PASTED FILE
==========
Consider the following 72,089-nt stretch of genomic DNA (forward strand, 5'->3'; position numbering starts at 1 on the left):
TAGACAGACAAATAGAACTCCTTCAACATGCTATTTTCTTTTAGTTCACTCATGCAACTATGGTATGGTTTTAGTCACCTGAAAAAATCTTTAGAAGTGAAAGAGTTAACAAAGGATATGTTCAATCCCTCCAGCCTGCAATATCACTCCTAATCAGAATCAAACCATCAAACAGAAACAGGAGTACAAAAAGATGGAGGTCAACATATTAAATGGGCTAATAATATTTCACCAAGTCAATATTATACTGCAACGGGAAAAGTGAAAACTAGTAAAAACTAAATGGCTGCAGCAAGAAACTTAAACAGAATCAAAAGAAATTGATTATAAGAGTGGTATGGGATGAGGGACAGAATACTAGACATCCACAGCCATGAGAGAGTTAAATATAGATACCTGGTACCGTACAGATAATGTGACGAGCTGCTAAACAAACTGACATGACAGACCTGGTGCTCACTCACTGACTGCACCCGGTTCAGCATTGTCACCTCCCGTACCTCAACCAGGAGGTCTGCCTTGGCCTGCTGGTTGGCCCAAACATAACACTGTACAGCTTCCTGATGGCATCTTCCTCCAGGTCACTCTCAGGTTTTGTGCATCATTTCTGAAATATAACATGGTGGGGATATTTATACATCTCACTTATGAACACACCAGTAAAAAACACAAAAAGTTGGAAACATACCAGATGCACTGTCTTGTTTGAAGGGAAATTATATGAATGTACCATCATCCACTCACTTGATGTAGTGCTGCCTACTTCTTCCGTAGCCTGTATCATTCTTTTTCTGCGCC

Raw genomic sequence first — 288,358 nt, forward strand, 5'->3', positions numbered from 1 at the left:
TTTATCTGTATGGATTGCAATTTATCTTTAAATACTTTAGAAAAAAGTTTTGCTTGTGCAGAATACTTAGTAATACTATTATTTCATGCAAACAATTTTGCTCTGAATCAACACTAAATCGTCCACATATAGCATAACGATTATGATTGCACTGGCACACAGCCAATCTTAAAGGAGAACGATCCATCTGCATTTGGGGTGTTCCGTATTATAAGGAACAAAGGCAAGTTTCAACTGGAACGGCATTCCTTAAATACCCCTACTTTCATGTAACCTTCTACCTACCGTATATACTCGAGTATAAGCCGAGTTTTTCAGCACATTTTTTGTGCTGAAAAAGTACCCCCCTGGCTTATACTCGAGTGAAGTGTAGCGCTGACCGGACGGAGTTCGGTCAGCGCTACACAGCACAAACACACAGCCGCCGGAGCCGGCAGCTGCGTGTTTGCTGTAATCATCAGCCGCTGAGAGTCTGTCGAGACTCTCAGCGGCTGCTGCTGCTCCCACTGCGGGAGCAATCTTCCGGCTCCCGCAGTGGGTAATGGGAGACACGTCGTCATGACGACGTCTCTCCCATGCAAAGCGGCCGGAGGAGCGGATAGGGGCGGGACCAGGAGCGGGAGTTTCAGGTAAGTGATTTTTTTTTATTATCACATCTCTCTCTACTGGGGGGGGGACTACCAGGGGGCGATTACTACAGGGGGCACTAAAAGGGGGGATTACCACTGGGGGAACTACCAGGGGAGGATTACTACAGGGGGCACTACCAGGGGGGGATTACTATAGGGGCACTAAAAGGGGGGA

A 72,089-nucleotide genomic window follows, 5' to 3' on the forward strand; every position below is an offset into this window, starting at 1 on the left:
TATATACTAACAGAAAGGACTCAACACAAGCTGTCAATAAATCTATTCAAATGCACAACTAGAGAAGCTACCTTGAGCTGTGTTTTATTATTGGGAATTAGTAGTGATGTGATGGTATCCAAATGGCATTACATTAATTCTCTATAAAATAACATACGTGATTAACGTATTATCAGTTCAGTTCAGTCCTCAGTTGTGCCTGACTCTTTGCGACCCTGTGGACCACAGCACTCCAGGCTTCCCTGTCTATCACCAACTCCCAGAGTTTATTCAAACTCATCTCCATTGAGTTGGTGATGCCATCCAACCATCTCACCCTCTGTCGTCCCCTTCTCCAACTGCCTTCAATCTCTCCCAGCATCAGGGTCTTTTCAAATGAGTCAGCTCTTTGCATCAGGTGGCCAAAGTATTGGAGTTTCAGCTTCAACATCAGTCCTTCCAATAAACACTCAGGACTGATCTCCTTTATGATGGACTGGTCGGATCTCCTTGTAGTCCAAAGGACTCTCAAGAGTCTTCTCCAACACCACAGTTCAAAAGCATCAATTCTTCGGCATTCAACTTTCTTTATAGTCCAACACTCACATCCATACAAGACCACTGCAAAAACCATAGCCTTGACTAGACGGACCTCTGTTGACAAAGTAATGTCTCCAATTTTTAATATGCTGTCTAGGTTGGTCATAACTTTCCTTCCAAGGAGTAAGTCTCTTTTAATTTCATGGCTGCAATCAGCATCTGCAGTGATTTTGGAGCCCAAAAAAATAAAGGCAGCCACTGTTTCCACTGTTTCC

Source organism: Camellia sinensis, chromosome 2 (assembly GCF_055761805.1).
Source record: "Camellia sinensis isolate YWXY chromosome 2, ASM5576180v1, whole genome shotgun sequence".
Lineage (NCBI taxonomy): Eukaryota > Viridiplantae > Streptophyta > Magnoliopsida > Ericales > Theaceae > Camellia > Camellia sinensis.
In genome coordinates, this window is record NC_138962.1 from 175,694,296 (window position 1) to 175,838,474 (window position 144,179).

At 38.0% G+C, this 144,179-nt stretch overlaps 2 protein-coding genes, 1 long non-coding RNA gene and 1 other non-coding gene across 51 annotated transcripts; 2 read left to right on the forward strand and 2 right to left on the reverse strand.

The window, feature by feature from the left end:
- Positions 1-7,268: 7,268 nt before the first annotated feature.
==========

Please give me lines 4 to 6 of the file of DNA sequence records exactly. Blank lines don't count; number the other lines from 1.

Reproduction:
TTTATCTGTATGGATTGCAATTTATCTTTAAATACTTTAGAAAAAAGTTTTGCTTGTGCAGAATACTTAGTAATACTATTATTTCATGCAAACAATTTTGCTCTGAATCAACACTAAATCGTCCACATATAGCATAACGATTATGATTGCACTGGCACACAGCCAATCTTAAAGGAGAACGATCCATCTGCATTTGGGGTGTTCCGTATTATAAGGAACAAAGGCAAGTTTCAACTGGAACGGCATTCCTTAAATACCCCTACTTTCATGTAACCTTCTACCTACCGTATATACTCGAGTATAAGCCGAGTTTTTCAGCACATTTTTTGTGCTGAAAAAGTACCCCCCTGGCTTATACTCGAGTGAAGTGTAGCGCTGACCGGACGGAGTTCGGTCAGCGCTACACAGCACAAACACACAGCCGCCGGAGCCGGCAGCTGCGTGTTTGCTGTAATCATCAGCCGCTGAGAGTCTGTCGAGACTCTCAGCGGCTGCTGCTGCTCCCACTGCGGGAGCAATCTTCCGGCTCCCGCAGTGGGTAATGGGAGACACGTCGTCATGACGACGTCTCTCCCATGCAAAGCGGCCGGAGGAGCGGATAGGGGCGGGACCAGGAGCGGGAGTTTCAGGTAAGTGATTTTTTTTTATTATCACATCTCTCTCTACTGGGGGGGGGACTACCAGGGGGCGATTACTACAGGGGGCACTAAAAGGGGGGATTACCACTGGGGGAACTACCAGGGGAGGATTACTACAGGGGGCACTACCAGGGGGGGATTACTATAGGGGCACTAAAAGGGGGGA

A 72,089-nucleotide genomic window follows, 5' to 3' on the forward strand; every position below is an offset into this window, starting at 1 on the left:
TATATACTAACAGAAAGGACTCAACACAAGCTGTCAATAAATCTATTCAAATGCACAACTAGAGAAGCTACCTTGAGCTGTGTTTTATTATTGGGAATTAGTAGTGATGTGATGGTATCCAAATGGCATTACATTAATTCTCTATAAAATAACATACGTGATTAACGTATTATCAGTTCAGTTCAGTCCTCAGTTGTGCCTGACTCTTTGCGACCCTGTGGACCACAGCACTCCAGGCTTCCCTGTCTATCACCAACTCCCAGAGTTTATTCAAACTCATCTCCATTGAGTTGGTGATGCCATCCAACCATCTCACCCTCTGTCGTCCCCTTCTCCAACTGCCTTCAATCTCTCCCAGCATCAGGGTCTTTTCAAATGAGTCAGCTCTTTGCATCAGGTGGCCAAAGTATTGGAGTTTCAGCTTCAACATCAGTCCTTCCAATAAACACTCAGGACTGATCTCCTTTATGATGGACTGGTCGGATCTCCTTGTAGTCCAAAGGACTCTCAAGAGTCTTCTCCAACACCACAGTTCAAAAGCATCAATTCTTCGGCATTCAACTTTCTTTATAGTCCAACACTCACATCCATACAAGACCACTGCAAAAACCATAGCCTTGACTAGACGGACCTCTGTTGACAAAGTAATGTCTCCAATTTTTAATATGCTGTCTAGGTTGGTCATAACTTTCCTTCCAAGGAGTAAGTCTCTTTTAATTTCATGGCTGCAATCAGCATCTGCAGTGATTTTGGAGCCCAAAAAAATAAAGGCAGCCACTGTTTCCACTGTTTCC